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Blue
Ocean
Strategy
Prof. Dr. Jan Kirenz
blue ocean strategy idea
Companies tend to engage in head-to-head competition in search of sustained ...
Prof. Dr. Jan Kirenz
blue ocean strategy 6 Paths Framework
Source: Blue Ocean Strategy (2015). Retrieved October 22, 2015,...
Prof. Dr. Jan Kirenz
The Six Paths Framework allows managers to address the search risk many companies struggle
with. It e...
Prof. Dr. Jan Kirenz
blue ocean strategy TIERS of Customers
Source: Blue Ocean Strategy (2015). Retrieved October 22, 2015...
Prof. Dr. Jan Kirenz
Typically, to grow their share of a market, companies strive to retain and expand their existing
cust...
Prof. Dr. Jan Kirenz
Although the universe of noncustomers typically offers big blue ocean opportunities, few
companies ha...
Prof. Dr. Jan Kirenz
blue ocean strategy Value Innovation
Source: Blue Ocean Strategy (2015). Retrieved October 22, 2015, ...
Prof. Dr. Jan Kirenz
Value innovation, the cornerstone of blue ocean strategy, is the simultaneous pursuit of differentiat...
Prof. Dr. Jan Kirenz
blue ocean strategy Four Actions Framework
Source: Blue Ocean Strategy (2015). Retrieved October 22, ...
Prof. Dr. Jan Kirenz
The Four Actions Framework is used to reconstruct buyer value elements in crafting a new
value curve....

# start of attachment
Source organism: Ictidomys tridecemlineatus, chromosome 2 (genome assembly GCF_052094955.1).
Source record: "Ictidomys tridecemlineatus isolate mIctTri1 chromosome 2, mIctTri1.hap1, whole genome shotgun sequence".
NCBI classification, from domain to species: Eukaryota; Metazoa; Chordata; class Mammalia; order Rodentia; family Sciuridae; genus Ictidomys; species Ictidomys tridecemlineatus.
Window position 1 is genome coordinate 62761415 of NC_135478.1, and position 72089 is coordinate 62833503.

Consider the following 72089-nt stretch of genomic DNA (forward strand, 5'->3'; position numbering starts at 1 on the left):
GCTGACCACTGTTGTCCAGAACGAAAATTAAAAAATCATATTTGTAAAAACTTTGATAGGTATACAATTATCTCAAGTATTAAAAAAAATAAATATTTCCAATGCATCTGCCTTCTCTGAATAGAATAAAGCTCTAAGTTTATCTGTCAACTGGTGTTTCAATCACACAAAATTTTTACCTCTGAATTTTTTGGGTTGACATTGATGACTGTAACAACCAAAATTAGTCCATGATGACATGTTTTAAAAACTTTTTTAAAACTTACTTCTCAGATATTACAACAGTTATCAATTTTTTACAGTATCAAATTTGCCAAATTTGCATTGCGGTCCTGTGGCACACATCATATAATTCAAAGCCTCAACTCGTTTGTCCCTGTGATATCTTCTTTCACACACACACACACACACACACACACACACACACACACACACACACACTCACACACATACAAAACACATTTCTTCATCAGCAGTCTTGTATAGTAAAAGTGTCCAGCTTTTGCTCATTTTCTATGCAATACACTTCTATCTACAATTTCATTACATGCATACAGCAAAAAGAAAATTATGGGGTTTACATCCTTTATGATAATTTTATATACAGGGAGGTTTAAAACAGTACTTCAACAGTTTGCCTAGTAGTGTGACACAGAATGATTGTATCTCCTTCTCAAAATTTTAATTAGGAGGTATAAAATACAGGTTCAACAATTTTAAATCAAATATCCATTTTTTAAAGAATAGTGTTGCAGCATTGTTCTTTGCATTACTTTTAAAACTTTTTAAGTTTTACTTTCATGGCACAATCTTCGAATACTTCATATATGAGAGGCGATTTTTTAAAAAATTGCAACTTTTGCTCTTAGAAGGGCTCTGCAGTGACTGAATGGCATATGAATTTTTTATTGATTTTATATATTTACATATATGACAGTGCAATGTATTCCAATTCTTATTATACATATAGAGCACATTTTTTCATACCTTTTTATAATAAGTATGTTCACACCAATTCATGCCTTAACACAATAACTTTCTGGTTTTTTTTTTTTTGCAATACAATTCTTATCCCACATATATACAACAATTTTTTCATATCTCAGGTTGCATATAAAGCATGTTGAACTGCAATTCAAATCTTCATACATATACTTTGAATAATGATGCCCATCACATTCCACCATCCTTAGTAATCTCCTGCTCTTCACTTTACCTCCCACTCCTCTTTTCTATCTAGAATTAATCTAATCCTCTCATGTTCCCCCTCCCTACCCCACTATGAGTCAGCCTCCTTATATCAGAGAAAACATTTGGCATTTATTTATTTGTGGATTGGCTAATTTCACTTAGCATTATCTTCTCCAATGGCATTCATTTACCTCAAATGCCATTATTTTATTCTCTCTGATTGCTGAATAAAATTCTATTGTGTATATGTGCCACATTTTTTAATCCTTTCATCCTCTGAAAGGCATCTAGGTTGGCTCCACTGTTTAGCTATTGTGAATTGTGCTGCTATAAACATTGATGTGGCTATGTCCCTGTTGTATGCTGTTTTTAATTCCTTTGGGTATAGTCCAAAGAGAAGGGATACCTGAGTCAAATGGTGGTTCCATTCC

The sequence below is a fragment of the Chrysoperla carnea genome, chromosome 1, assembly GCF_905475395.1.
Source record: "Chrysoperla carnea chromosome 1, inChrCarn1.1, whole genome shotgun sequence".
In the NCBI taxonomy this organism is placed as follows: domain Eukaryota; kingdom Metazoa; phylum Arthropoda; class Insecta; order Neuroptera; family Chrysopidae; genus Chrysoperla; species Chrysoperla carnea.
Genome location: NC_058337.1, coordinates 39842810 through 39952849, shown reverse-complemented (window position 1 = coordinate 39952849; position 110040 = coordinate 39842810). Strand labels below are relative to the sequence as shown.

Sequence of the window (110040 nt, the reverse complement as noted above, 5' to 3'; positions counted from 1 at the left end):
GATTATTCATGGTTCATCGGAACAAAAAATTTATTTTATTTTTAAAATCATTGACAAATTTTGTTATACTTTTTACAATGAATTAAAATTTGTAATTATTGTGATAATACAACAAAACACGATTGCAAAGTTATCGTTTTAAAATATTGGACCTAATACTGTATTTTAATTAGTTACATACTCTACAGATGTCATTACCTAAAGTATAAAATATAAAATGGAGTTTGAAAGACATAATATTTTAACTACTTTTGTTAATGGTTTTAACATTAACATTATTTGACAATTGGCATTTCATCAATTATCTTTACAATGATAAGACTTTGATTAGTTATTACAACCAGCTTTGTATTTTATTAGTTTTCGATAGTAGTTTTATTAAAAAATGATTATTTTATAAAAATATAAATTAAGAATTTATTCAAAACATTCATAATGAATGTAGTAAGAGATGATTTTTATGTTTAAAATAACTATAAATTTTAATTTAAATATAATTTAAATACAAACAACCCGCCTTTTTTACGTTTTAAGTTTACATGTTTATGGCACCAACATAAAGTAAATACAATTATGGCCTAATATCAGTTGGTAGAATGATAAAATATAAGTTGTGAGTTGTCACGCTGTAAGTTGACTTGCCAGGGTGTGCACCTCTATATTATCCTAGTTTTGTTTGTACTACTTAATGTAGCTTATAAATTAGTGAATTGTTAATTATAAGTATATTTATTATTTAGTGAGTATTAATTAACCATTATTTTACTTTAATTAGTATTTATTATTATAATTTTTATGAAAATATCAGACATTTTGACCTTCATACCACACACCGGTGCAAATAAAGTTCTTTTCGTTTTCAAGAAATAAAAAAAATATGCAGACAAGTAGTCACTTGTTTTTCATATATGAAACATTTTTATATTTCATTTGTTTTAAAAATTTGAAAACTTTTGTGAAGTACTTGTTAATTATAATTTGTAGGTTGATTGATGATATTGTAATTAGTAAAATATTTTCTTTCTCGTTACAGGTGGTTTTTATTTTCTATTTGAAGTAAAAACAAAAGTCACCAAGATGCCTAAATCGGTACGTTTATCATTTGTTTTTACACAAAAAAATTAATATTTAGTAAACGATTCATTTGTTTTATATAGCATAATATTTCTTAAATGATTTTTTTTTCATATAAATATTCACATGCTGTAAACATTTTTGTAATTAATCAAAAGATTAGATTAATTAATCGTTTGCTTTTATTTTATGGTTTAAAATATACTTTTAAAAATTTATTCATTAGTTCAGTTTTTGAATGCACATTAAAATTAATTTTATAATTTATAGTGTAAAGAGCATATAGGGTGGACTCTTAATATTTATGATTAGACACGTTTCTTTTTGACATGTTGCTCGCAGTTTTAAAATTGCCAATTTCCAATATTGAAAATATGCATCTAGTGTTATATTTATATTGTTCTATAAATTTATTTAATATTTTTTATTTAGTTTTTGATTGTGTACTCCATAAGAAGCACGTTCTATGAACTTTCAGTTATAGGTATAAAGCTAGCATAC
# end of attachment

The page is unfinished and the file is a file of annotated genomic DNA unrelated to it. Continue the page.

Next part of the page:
Prof. Dr. Jan Kirenz
blue ocean strategy ERRC GRID
Source: Blue Ocean Strategy (2015). Retrieved October 22, 2015, from ht...
Prof. Dr. Jan Kirenz
The Eliminate-Reduce-Raise-Create (ERRC) Grid compliments the Four Actions Framework. It pushes
compa...
Prof. Dr. Jan Kirenz
blue ocean strategy Strategy Canvas
Source: Blue Ocean Strategy (2015). Retrieved October 22, 2015, f...
Prof. Dr. Jan Kirenz
The strategy canvas is the central diagnostic and action framework for building a compelling blue
oce...
Prof. Dr. Jan Kirenz
blue ocean
strategySequence of BOS
Source: Blue Ocean Strategy (2015). Retrieved October 22, 2015, fr...
Prof. Dr. Jan Kirenz
Companies need to build their blue ocean strategy in sequence.
This framework can help companies ask ...
Prof. Dr. Jan Kirenz
blue ocean strategy Buyer Utility MAP
Source: Blue Ocean Strategy (2015). Retrieved October 22, 2015,...
Prof. Dr. Jan Kirenz
blue ocean strategy Buyer Utility MAP
The Buyer Utility Map helps to get managers thinking from a dem...
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Blue Ocean Strategy - Toolbox

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Companies tend to engage in head-to-head competition in search of sustained profitable growth.

Yet in today’s overcrowded industries competing head-on results in nothing but a bloody red ocean of rivals fighting over a shrinking profit pool.

Lasting success increasingly comes, not from battling competitors, but from creating blue oceans of untapped new market spaces ripe for growth.

Blue Ocean Strategy provides a systematic approach to making the competition irrelevant.

Veröffentlicht in: Business
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Blue Ocean Strategy - Toolbox

  1. 1. Blue Ocean Strategy